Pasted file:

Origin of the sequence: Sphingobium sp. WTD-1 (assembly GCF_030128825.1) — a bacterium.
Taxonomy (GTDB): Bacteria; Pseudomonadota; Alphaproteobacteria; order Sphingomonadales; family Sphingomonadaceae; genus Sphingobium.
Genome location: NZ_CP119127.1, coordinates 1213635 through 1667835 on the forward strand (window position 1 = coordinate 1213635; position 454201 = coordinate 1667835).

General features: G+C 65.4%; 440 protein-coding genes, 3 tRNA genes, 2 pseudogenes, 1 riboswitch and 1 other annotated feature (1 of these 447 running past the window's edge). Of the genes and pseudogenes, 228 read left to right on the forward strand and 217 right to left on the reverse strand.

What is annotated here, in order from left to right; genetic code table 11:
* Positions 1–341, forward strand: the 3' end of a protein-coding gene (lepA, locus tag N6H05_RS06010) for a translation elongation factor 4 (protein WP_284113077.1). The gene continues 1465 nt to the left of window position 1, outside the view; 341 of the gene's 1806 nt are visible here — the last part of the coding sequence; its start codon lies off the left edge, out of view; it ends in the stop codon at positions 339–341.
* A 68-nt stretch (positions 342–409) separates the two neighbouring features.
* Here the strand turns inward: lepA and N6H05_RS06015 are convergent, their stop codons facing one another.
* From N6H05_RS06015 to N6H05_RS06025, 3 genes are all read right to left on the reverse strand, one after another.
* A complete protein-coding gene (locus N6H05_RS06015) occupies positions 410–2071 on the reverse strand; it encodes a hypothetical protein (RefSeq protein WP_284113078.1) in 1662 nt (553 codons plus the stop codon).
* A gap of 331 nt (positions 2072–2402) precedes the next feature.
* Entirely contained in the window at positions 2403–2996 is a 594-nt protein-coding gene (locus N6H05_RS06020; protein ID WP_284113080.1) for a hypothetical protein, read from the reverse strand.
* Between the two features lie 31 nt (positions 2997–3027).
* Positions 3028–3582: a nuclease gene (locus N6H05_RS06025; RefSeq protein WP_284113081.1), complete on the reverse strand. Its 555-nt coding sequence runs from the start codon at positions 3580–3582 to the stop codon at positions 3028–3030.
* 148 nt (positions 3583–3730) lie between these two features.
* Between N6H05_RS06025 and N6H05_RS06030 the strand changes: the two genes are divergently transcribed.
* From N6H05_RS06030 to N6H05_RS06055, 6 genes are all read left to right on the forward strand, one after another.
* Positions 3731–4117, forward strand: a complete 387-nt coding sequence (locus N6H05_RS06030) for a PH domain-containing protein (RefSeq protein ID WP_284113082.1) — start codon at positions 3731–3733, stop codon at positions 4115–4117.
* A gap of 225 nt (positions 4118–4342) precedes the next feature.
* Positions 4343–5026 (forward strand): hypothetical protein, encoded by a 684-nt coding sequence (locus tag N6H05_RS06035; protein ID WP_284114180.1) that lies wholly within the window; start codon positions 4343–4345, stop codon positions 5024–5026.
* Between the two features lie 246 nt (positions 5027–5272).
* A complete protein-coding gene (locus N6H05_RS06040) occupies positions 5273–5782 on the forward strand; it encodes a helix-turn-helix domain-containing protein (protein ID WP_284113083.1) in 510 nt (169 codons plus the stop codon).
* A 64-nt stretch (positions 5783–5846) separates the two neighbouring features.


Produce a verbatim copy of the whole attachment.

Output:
Origin of the sequence: Sphingobium sp. WTD-1 (assembly GCF_030128825.1) — a bacterium.
Taxonomy (GTDB): Bacteria; Pseudomonadota; Alphaproteobacteria; order Sphingomonadales; family Sphingomonadaceae; genus Sphingobium.
Genome location: NZ_CP119127.1, coordinates 1213635 through 1667835 on the forward strand (window position 1 = coordinate 1213635; position 454201 = coordinate 1667835).

General features: G+C 65.4%; 440 protein-coding genes, 3 tRNA genes, 2 pseudogenes, 1 riboswitch and 1 other annotated feature (1 of these 447 running past the window's edge). Of the genes and pseudogenes, 228 read left to right on the forward strand and 217 right to left on the reverse strand.

What is annotated here, in order from left to right; genetic code table 11:
* Positions 1–341, forward strand: the 3' end of a protein-coding gene (lepA, locus tag N6H05_RS06010) for a translation elongation factor 4 (protein WP_284113077.1). The gene continues 1465 nt to the left of window position 1, outside the view; 341 of the gene's 1806 nt are visible here — the last part of the coding sequence; its start codon lies off the left edge, out of view; it ends in the stop codon at positions 339–341.
* A 68-nt stretch (positions 342–409) separates the two neighbouring features.
* Here the strand turns inward: lepA and N6H05_RS06015 are convergent, their stop codons facing one another.
* From N6H05_RS06015 to N6H05_RS06025, 3 genes are all read right to left on the reverse strand, one after another.
* A complete protein-coding gene (locus N6H05_RS06015) occupies positions 410–2071 on the reverse strand; it encodes a hypothetical protein (RefSeq protein WP_284113078.1) in 1662 nt (553 codons plus the stop codon).
* A gap of 331 nt (positions 2072–2402) precedes the next feature.
* Entirely contained in the window at positions 2403–2996 is a 594-nt protein-coding gene (locus N6H05_RS06020; protein ID WP_284113080.1) for a hypothetical protein, read from the reverse strand.
* Between the two features lie 31 nt (positions 2997–3027).
* Positions 3028–3582: a nuclease gene (locus N6H05_RS06025; RefSeq protein WP_284113081.1), complete on the reverse strand. Its 555-nt coding sequence runs from the start codon at positions 3580–3582 to the stop codon at positions 3028–3030.
* 148 nt (positions 3583–3730) lie between these two features.
* Between N6H05_RS06025 and N6H05_RS06030 the strand changes: the two genes are divergently transcribed.
* From N6H05_RS06030 to N6H05_RS06055, 6 genes are all read left to right on the forward strand, one after another.
* Positions 3731–4117, forward strand: a complete 387-nt coding sequence (locus N6H05_RS06030) for a PH domain-containing protein (RefSeq protein ID WP_284113082.1) — start codon at positions 3731–3733, stop codon at positions 4115–4117.
* A gap of 225 nt (positions 4118–4342) precedes the next feature.
* Positions 4343–5026 (forward strand): hypothetical protein, encoded by a 684-nt coding sequence (locus tag N6H05_RS06035; protein ID WP_284114180.1) that lies wholly within the window; start codon positions 4343–4345, stop codon positions 5024–5026.
* Between the two features lie 246 nt (positions 5027–5272).
* A complete protein-coding gene (locus N6H05_RS06040) occupies positions 5273–5782 on the forward strand; it encodes a helix-turn-helix domain-containing protein (protein ID WP_284113083.1) in 510 nt (169 codons plus the stop codon).
* A 64-nt stretch (positions 5783–5846) separates the two neighbouring features.